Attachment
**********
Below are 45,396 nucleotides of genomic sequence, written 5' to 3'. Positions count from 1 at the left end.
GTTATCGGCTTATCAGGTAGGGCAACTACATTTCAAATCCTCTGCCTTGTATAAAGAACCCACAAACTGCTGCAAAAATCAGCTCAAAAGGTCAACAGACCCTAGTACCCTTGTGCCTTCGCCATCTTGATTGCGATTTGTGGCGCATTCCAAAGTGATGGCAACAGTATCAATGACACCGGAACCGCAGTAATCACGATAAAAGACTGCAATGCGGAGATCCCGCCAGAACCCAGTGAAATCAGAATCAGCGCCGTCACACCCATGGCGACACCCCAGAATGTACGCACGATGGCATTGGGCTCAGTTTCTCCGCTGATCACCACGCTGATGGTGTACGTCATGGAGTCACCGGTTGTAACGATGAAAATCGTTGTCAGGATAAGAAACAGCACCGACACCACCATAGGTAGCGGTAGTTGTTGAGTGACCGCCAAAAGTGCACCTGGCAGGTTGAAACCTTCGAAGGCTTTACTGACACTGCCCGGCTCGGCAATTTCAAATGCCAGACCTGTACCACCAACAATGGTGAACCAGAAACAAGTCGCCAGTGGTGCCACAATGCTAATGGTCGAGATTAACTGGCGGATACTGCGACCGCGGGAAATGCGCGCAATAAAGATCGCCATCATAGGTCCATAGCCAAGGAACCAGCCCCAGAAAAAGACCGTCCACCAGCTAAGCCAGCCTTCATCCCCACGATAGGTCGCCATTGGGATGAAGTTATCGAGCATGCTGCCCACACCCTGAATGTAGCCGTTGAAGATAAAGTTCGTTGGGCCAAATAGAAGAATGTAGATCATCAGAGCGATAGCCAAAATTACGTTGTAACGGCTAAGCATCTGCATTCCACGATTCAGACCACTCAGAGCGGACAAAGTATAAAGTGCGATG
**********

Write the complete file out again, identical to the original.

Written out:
Below are 45,396 nucleotides of genomic sequence, written 5' to 3'. Positions count from 1 at the left end.
GTTATCGGCTTATCAGGTAGGGCAACTACATTTCAAATCCTCTGCCTTGTATAAAGAACCCACAAACTGCTGCAAAAATCAGCTCAAAAGGTCAACAGACCCTAGTACCCTTGTGCCTTCGCCATCTTGATTGCGATTTGTGGCGCATTCCAAAGTGATGGCAACAGTATCAATGACACCGGAACCGCAGTAATCACGATAAAAGACTGCAATGCGGAGATCCCGCCAGAACCCAGTGAAATCAGAATCAGCGCCGTCACACCCATGGCGACACCCCAGAATGTACGCACGATGGCATTGGGCTCAGTTTCTCCGCTGATCACCACGCTGATGGTGTACGTCATGGAGTCACCGGTTGTAACGATGAAAATCGTTGTCAGGATAAGAAACAGCACCGACACCACCATAGGTAGCGGTAGTTGTTGAGTGACCGCCAAAAGTGCACCTGGCAGGTTGAAACCTTCGAAGGCTTTACTGACACTGCCCGGCTCGGCAATTTCAAATGCCAGACCTGTACCACCAACAATGGTGAACCAGAAACAAGTCGCCAGTGGTGCCACAATGCTAATGGTCGAGATTAACTGGCGGATACTGCGACCGCGGGAAATGCGCGCAATAAAGATCGCCATCATAGGTCCATAGCCAAGGAACCAGCCCCAGAAAAAGACCGTCCACCAGCTAAGCCAGCCTTCATCCCCACGATAGGTCGCCATTGGGATGAAGTTATCGAGCATGCTGCCCACACCCTGAATGTAGCCGTTGAAGATAAAGTTCGTTGGGCCAAATAGAAGAATGTAGATCATCAGAGCGATAGCCAAAATTACGTTGTAACGGCTAAGCATCTGCATTCCACGATTCAGACCACTCAGAGCGGACAAAGTATAAAGTGCGATG